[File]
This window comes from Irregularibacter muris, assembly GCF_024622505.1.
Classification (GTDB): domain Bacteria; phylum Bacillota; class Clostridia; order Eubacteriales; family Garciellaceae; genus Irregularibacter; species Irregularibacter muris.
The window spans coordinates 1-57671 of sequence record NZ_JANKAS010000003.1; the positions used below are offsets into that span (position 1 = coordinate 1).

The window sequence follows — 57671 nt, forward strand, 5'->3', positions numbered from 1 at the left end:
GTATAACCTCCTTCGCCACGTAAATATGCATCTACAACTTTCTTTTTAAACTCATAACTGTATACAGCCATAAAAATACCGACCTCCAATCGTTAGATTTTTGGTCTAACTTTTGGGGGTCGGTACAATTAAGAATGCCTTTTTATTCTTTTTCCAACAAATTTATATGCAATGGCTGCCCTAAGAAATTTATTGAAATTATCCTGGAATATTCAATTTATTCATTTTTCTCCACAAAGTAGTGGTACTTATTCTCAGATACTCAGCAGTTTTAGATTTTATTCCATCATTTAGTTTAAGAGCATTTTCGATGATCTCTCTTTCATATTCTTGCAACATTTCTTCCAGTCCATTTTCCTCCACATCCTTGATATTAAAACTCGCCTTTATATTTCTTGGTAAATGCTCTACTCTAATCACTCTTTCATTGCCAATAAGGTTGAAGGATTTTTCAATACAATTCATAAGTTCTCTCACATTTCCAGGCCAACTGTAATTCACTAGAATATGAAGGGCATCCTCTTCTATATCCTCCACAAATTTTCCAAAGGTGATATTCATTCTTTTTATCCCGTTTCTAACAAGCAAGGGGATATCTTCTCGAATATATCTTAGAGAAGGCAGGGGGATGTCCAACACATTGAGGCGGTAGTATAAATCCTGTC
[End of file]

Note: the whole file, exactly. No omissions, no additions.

This window comes from Irregularibacter muris, assembly GCF_024622505.1.
Classification (GTDB): domain Bacteria; phylum Bacillota; class Clostridia; order Eubacteriales; family Garciellaceae; genus Irregularibacter; species Irregularibacter muris.
The window spans coordinates 1-57671 of sequence record NZ_JANKAS010000003.1; the positions used below are offsets into that span (position 1 = coordinate 1).

The window sequence follows — 57671 nt, forward strand, 5'->3', positions numbered from 1 at the left end:
GTATAACCTCCTTCGCCACGTAAATATGCATCTACAACTTTCTTTTTAAACTCATAACTGTATACAGCCATAAAAATACCGACCTCCAATCGTTAGATTTTTGGTCTAACTTTTGGGGGTCGGTACAATTAAGAATGCCTTTTTATTCTTTTTCCAACAAATTTATATGCAATGGCTGCCCTAAGAAATTTATTGAAATTATCCTGGAATATTCAATTTATTCATTTTTCTCCACAAAGTAGTGGTACTTATTCTCAGATACTCAGCAGTTTTAGATTTTATTCCATCATTTAGTTTAAGAGCATTTTCGATGATCTCTCTTTCATATTCTTGCAACATTTCTTCCAGTCCATTTTCCTCCACATCCTTGATATTAAAACTCGCCTTTATATTTCTTGGTAAATGCTCTACTCTAATCACTCTTTCATTGCCAATAAGGTTGAAGGATTTTTCAATACAATTCATAAGTTCTCTCACATTTCCAGGCCAACTGTAATTCACTAGAATATGAAGGGCATCCTCTTCTATATCCTCCACAAATTTTCCAAAGGTGATATTCATTCTTTTTATCCCGTTTCTAACAAGCAAGGGGATATCTTCTCGAATATATCTTAGAGAAGGCAGGGGGATGTCCAACACATTGAGGCGGTAGTATAAATCCTGTC